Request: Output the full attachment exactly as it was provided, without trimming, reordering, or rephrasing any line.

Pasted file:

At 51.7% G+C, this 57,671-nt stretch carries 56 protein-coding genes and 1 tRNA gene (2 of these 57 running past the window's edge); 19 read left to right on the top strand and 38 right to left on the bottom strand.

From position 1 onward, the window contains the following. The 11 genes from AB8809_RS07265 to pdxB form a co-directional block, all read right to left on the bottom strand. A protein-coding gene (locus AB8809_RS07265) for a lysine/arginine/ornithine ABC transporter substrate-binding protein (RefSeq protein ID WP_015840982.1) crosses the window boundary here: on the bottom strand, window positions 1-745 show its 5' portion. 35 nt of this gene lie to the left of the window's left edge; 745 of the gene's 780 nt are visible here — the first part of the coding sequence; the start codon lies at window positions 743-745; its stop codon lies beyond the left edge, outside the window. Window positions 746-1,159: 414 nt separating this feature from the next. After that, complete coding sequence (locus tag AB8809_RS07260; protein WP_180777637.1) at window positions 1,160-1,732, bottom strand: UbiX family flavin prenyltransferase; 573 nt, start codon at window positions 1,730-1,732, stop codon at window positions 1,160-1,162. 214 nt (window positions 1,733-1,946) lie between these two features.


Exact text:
At 51.7% G+C, this 57,671-nt stretch carries 56 protein-coding genes and 1 tRNA gene (2 of these 57 running past the window's edge); 19 read left to right on the top strand and 38 right to left on the bottom strand.

From position 1 onward, the window contains the following. The 11 genes from AB8809_RS07265 to pdxB form a co-directional block, all read right to left on the bottom strand. A protein-coding gene (locus AB8809_RS07265) for a lysine/arginine/ornithine ABC transporter substrate-binding protein (RefSeq protein ID WP_015840982.1) crosses the window boundary here: on the bottom strand, window positions 1-745 show its 5' portion. 35 nt of this gene lie to the left of the window's left edge; 745 of the gene's 780 nt are visible here — the first part of the coding sequence; the start codon lies at window positions 743-745; its stop codon lies beyond the left edge, outside the window. Window positions 746-1,159: 414 nt separating this feature from the next. After that, complete coding sequence (locus tag AB8809_RS07260; protein WP_180777637.1) at window positions 1,160-1,732, bottom strand: UbiX family flavin prenyltransferase; 573 nt, start codon at window positions 1,730-1,732, stop codon at window positions 1,160-1,162. 214 nt (window positions 1,733-1,946) lie between these two features.